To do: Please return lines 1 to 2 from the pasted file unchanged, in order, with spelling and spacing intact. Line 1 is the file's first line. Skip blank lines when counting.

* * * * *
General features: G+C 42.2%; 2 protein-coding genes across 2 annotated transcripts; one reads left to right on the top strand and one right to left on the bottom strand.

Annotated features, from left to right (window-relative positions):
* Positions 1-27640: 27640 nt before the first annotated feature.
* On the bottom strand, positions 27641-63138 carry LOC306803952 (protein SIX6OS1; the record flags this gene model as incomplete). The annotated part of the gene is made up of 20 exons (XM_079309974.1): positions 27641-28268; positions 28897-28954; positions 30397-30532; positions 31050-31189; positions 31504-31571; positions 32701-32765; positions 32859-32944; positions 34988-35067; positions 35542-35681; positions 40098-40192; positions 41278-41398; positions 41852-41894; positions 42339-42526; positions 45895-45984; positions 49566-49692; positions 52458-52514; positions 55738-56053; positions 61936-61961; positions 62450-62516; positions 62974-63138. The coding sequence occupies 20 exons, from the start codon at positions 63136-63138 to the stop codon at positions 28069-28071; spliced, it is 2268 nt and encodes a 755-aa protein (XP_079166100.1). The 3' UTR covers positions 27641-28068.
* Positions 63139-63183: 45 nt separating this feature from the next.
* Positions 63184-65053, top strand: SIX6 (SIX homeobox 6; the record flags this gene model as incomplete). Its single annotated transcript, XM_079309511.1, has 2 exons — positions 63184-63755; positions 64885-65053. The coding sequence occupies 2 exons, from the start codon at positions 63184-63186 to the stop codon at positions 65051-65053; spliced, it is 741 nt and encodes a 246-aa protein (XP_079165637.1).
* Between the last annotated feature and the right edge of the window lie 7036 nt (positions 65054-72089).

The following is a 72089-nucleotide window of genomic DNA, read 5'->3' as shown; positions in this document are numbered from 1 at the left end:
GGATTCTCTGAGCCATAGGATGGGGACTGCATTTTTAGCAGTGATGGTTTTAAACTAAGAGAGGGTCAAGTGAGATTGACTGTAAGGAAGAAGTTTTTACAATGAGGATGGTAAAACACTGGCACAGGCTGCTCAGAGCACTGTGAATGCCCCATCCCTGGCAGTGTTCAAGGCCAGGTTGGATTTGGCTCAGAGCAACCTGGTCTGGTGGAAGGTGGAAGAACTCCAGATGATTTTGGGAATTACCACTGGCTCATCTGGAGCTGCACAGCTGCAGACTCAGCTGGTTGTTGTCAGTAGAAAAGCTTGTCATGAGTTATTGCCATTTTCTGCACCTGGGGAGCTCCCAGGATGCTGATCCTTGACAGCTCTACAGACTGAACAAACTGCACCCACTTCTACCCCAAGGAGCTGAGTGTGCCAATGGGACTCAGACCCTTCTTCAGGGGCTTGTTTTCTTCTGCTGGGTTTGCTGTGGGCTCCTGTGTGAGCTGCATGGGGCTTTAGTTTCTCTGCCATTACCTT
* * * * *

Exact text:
General features: G+C 42.2%; 2 protein-coding genes across 2 annotated transcripts; one reads left to right on the top strand and one right to left on the bottom strand.

Annotated features, from left to right (window-relative positions):